I try to make it a priority to provide a voice for everyone in our team regardless of labelled positions. Our two support staff (SSO’s) are distinguished because they are referred to by their first names (as opposed to our teachers who prefer titles Ms/Mrs) but I try to consistently send a message that we are all equally valued. I always include SSO’s in our staff Professional Development and thus it was essential that they too have an opportunity to express themselves via a professional conversation.
For each professional meeting I constructed questions under the headings; Vision, Classroom Practice, Innovation, Support and Future Aspirations. I shared the Google Doc with each member of my team and we agreed on times to meet.
Whilst I did not have an expectation for each team member to prepare written responses to these questions, they each made notes of some sort and we addressed each point to guide the conversation. Each of my team reflected that they had not previously been involved in such a consultation and were unsure as to how to prepare. Some chose to discuss the questions with each other whilst others chose to reflect independently.
Many of the questions provided an opportunity to celebrate the achievements of the year so far and the positive impact we are having on our students. Further questions allowed for an expression of personality and passions whilst yet others provoked current concerns or misunderstandings. (You can see the Google Doc for teachers here and the SSO one here – minus staff names)
Some of our conversations were in line with discussions we have engaged in previously, however there were several surprises! Questions that provoked the most revealing dialogue included:
What are you passionate about? How is this represented in your classroom?
What do you want to be remembered for your time at Wirreanda?
These two questions provided a chance for us to construct ideas for a shared vision and what we want to achieve. It also highlighted things that staff did NOT want to be remembered for. Working with students with disabilities means we are often required to complete personal care support. One of my staff confided that she did not want to be remembered exclusively as the person who provided care support, but as someone who was integral in the establishment of our faculty and who was valuable in supporting student learning. I think my mouth must have fallen open at this point. I can’t express how much I value this individual and the positive impact she has on our learning environment. To ever think that she would be remembered for this alone would break my heart. This moment was extremely powerful for me. It made me more aware that I would need to ensure her contributions to our learning culture far outweighed any functional acts we perform when working with students with disabilities.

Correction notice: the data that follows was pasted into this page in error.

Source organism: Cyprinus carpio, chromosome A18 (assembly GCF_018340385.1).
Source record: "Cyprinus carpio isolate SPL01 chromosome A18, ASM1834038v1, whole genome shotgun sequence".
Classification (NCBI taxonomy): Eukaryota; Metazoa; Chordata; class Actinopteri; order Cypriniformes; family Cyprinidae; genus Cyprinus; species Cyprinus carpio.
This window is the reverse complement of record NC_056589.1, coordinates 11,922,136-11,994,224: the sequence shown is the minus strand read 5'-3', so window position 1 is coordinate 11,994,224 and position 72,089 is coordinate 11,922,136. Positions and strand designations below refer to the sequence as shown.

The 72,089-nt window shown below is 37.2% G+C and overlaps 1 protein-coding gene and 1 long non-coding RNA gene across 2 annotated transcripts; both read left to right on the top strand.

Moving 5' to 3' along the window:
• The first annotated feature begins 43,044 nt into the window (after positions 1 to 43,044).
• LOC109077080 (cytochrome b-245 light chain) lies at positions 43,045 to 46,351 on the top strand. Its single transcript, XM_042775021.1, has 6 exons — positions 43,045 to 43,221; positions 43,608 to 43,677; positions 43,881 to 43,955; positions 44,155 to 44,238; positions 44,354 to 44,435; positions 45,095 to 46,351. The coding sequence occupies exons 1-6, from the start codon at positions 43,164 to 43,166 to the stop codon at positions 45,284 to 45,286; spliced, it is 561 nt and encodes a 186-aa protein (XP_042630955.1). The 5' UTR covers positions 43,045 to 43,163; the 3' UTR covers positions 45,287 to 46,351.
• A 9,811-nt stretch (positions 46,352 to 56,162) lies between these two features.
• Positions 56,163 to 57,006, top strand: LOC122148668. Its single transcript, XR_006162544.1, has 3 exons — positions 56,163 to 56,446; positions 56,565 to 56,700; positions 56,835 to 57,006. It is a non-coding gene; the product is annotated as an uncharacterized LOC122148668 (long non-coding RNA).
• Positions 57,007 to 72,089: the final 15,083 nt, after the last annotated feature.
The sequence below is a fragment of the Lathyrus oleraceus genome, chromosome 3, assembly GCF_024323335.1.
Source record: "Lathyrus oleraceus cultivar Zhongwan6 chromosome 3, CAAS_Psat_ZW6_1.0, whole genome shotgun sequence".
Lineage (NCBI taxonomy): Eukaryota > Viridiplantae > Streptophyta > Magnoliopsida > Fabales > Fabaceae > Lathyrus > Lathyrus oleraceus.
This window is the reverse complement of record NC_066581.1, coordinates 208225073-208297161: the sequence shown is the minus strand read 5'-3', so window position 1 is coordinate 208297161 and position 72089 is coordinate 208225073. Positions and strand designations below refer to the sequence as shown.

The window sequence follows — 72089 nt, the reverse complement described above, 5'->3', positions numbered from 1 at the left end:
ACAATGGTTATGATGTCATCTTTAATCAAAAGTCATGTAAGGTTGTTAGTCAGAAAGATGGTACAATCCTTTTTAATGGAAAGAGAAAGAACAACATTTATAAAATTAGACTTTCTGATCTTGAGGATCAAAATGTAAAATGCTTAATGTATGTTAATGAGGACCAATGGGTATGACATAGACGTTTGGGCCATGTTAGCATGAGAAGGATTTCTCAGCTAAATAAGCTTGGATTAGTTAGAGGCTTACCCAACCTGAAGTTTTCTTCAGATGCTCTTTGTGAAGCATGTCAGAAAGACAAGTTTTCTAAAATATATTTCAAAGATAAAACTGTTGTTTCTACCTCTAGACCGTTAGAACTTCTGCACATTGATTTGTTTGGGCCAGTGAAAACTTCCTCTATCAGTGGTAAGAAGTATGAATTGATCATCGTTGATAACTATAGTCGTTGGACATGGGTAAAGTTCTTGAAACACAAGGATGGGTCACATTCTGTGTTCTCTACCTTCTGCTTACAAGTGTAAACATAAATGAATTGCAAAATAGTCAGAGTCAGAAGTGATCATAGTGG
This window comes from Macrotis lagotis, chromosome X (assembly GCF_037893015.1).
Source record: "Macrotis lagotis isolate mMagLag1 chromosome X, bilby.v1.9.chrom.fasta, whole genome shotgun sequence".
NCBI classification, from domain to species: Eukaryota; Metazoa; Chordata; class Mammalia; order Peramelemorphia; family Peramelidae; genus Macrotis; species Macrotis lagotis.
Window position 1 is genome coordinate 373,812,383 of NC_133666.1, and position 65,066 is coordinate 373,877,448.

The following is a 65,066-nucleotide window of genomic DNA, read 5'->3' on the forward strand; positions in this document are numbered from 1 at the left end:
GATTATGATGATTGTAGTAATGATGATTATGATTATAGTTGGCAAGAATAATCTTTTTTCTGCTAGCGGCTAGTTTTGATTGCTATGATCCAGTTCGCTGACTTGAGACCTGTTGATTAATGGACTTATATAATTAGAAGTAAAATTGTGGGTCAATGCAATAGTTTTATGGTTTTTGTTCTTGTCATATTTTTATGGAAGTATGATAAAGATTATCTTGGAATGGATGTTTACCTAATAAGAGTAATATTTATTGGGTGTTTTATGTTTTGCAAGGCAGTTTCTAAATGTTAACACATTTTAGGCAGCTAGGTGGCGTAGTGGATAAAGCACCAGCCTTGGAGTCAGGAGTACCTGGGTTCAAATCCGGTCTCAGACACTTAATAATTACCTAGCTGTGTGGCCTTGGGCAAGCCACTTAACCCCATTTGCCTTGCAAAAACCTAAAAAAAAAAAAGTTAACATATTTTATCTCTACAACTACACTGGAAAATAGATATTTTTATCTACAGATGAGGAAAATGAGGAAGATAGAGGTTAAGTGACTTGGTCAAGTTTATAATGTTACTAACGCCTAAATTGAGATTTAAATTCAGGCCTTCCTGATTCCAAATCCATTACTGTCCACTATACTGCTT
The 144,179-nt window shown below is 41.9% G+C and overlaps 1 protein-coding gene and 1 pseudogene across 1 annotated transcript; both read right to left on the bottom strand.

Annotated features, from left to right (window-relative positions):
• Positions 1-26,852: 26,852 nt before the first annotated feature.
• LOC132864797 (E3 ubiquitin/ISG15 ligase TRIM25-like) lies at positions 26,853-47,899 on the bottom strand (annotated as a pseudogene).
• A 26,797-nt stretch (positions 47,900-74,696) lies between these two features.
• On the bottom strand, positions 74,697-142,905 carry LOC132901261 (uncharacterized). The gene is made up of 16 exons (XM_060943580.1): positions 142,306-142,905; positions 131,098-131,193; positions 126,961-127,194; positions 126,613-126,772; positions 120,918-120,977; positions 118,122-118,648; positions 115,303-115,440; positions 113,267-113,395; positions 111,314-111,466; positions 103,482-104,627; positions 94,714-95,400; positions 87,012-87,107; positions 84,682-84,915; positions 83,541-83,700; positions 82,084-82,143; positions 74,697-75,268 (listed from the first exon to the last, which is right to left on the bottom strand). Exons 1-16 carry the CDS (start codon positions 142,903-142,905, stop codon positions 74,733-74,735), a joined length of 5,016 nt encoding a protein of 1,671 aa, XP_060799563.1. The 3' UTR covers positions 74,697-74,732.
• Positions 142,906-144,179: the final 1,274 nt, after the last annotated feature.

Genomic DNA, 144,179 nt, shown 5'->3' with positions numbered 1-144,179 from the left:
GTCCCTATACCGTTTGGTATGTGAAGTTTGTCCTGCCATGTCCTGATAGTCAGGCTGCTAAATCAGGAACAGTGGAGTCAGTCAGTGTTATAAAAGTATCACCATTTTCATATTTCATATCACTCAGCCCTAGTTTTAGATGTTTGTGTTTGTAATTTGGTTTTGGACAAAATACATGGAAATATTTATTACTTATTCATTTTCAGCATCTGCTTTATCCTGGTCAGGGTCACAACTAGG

There were several other moments like this throughout my conversations. Had there not been a strategic opportunity to an open conversation to raise these ideas, I would have been non the wiser.
What ideally do your students look like at yr 12 graduation? (skills, understandings, relationships)
Is there something you are currently doing that you are not sure is serving a purpose?
These questions brought about discussion based on how we can make experiences for our students more relevant and personalised. It meant we could reflect on what was really important and what was just “stuff” we thought we were “supposed” to do. Again this revealed some great insights to our different ideas and how we can bring them together to develop a shared understanding. It also meant we could identify ways I could support my team and what help we would need to access beyond our physical walls.
This is the first time I have structured professional conversations like this and I felt it was extremely beneficial. It was valuable in identifying ways we can grow as a team and ways I can improve in supporting each member in their personal development. It enabled me to gain insight into how staff see themselves and how they feel their skills and ideas are utilised. It also highlighted some gaps in communication with each other and I saw immediate changes in the classroom as a result of this. My commitment now is to respond to this new insight by implementing strategies and changes and maintaining a positive, constructive dialogue with our vision for students at the centre.
We will have another “formal” reflection opportunity at the end of the year where I hope to develop the questions further. I would love to hear of practices/structures/ideas other teams have for reflecting and facilitating professional conversations.